Please join us next time. And of course don’t forget our website, bbclearningenglish.com. Goodbye.
 Bye! Hello. This is 6 Minute English from BBC Learning English. I’m Neil. And I’m Sam. What blood type are you, Sam? Ah, you mean the different groups used to classify humans by blood – types A, B, AB, and O.   I think I’m typing O. How about you, Neil? Well, it may sound strange but actually, I don’t know. Hmm, lots of westerners don’t know their blood type, but in parts of Asia, blood groups are a topic of daily conversation. People select romantic partners based on blood type and different blood groups are associated with different personalities. In this program, we’ll be finding out all about blood – why humans have different blood types and whether blood is something more than just a way of pumping oxygen around your body. And of course, we’ll be learning some new vocabulary as well.   Now, Neil, I have an interesting fact for you – did you know that many Japanese popstars’ websites will feature their blood type alongside information like their age and hobbies? I didn’t, Sam, but Japanese culture is certainly interested in blood.   There’s even a word ‘Urahara’ meaning ‘blood harassment’, which is used to describe hostility towards people from a certain blood group considered to be selfish – but which group?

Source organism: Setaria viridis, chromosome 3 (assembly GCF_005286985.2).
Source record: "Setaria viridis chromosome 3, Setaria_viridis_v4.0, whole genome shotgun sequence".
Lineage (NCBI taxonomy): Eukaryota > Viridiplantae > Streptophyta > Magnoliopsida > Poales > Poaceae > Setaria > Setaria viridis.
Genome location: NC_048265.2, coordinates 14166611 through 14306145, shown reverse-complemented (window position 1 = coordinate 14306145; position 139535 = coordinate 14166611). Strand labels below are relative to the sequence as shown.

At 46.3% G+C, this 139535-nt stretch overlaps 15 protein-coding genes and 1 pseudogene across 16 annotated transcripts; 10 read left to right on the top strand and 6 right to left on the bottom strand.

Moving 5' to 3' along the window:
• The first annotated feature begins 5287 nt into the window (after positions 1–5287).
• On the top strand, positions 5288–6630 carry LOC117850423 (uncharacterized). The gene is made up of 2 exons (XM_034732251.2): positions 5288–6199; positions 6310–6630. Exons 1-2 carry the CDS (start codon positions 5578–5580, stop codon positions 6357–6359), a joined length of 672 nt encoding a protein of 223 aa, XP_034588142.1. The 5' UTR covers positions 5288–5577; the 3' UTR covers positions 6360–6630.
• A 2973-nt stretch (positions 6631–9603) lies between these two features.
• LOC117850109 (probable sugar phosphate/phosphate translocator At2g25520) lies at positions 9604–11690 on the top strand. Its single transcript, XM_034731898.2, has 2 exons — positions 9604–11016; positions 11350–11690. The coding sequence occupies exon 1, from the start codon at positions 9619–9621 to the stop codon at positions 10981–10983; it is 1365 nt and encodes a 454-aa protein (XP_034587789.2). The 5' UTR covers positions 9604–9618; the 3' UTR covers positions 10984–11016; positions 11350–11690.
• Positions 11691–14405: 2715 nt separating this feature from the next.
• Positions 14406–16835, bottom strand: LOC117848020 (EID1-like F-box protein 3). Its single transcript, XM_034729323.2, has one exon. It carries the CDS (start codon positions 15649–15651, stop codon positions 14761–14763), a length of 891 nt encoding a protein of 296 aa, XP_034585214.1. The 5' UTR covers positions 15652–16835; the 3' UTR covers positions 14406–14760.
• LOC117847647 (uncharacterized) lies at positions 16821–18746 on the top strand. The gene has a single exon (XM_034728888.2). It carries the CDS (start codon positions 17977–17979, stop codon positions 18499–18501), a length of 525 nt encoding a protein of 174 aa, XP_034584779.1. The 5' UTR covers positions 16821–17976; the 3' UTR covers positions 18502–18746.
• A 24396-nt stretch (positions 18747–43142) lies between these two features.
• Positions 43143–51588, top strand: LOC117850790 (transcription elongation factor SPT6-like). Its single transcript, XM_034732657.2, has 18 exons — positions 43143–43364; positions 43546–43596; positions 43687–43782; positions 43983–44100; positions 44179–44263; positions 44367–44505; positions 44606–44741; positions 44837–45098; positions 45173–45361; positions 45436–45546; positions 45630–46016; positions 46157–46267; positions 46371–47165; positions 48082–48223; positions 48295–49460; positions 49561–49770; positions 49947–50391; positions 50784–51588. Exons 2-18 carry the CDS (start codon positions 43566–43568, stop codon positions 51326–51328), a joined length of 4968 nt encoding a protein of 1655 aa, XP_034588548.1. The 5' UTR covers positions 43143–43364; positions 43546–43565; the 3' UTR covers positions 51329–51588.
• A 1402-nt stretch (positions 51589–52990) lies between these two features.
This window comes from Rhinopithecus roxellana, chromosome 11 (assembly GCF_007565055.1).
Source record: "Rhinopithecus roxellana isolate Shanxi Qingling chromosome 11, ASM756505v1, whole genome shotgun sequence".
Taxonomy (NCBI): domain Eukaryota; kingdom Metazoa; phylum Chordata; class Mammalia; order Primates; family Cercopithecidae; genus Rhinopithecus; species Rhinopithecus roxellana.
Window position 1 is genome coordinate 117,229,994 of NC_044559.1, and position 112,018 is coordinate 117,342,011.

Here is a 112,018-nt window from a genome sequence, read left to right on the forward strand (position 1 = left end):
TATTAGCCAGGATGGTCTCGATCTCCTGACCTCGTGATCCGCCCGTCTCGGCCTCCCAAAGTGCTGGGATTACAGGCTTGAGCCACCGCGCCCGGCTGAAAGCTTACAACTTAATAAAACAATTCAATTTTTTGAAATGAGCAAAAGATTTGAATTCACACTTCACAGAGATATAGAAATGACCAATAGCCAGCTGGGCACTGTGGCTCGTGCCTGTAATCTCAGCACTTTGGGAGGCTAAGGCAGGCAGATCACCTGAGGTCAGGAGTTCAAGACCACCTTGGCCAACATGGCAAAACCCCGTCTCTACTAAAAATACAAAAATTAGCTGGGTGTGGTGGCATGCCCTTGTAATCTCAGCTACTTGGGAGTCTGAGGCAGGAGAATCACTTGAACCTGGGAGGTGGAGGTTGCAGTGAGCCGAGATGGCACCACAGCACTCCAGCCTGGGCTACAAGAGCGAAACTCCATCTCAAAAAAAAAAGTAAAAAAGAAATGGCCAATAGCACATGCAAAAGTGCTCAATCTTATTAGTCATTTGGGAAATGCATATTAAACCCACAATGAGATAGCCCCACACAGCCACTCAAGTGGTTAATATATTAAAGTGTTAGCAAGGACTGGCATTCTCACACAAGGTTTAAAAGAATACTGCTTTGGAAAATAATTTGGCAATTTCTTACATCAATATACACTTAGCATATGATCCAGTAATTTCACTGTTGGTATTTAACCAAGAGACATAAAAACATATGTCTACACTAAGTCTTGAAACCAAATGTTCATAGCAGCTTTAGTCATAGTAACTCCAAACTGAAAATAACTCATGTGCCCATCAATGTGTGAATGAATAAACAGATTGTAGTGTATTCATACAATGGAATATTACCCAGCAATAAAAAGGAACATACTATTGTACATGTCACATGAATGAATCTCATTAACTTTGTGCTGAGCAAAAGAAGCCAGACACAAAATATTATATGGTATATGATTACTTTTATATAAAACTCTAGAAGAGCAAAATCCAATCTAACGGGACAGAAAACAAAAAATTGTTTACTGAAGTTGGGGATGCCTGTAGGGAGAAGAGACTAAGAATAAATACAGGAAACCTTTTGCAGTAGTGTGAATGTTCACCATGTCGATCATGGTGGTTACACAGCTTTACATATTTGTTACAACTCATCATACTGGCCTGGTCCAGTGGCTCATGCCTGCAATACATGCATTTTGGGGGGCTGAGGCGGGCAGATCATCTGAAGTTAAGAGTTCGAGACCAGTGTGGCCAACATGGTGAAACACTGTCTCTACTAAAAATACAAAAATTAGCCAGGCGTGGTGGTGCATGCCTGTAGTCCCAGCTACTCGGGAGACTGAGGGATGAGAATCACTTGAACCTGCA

That’s my quiz question for today – which blood types may fall victim to ‘Urahara’? Is it: a) blood type A? b) blood type B? Orc) blood type O? I’ll say a) blood type A. OK, Sam, we’ll find out the answer later. As we’ve heard, blood is a big deal in Japan.   Marnie Chesterton, from BBC World Service program, CrowdScience, traveled to Tokyo where she asked Japanese translator, Chie Kobayashi, to explain more: For blood type A, generally, it is thought they are perfectionists,   more detail-oriented, pretty much good at precise type jobs, and that makes them good at helping others and good at teamwork and respecting rules and customs. That’s a typical blood A-type. 40 percent of Japan’s population are sensitive, anxious type As. 30   percent are curious and stubborn, generous type Os. Ten percent are creative ABs. But woe betides the twenty percent type Bs because they have a far less desirable personality, apparently. According to Japanese tradition, blood type As are perfectionists – people who want everything to be perfect and demand the highest standards possible. This contrasts with type Os who are considered to be stubborn – people who are determined to do what they want and refuse to change their minds. But it’s unfortunate blood type Bs who have the least desirable personality – selfish and independent. “Woe betides the type Bs,” remarks the presenter, Marnie Chesterton – an informal   British expression said when there will be trouble ahead for someone – in this case, poor type Bs! But apart from customs and traditions, is there actually any science behind these beliefs? Well, not according to Dr. Emma Pomeroy of Cambridge University’s archaeology department.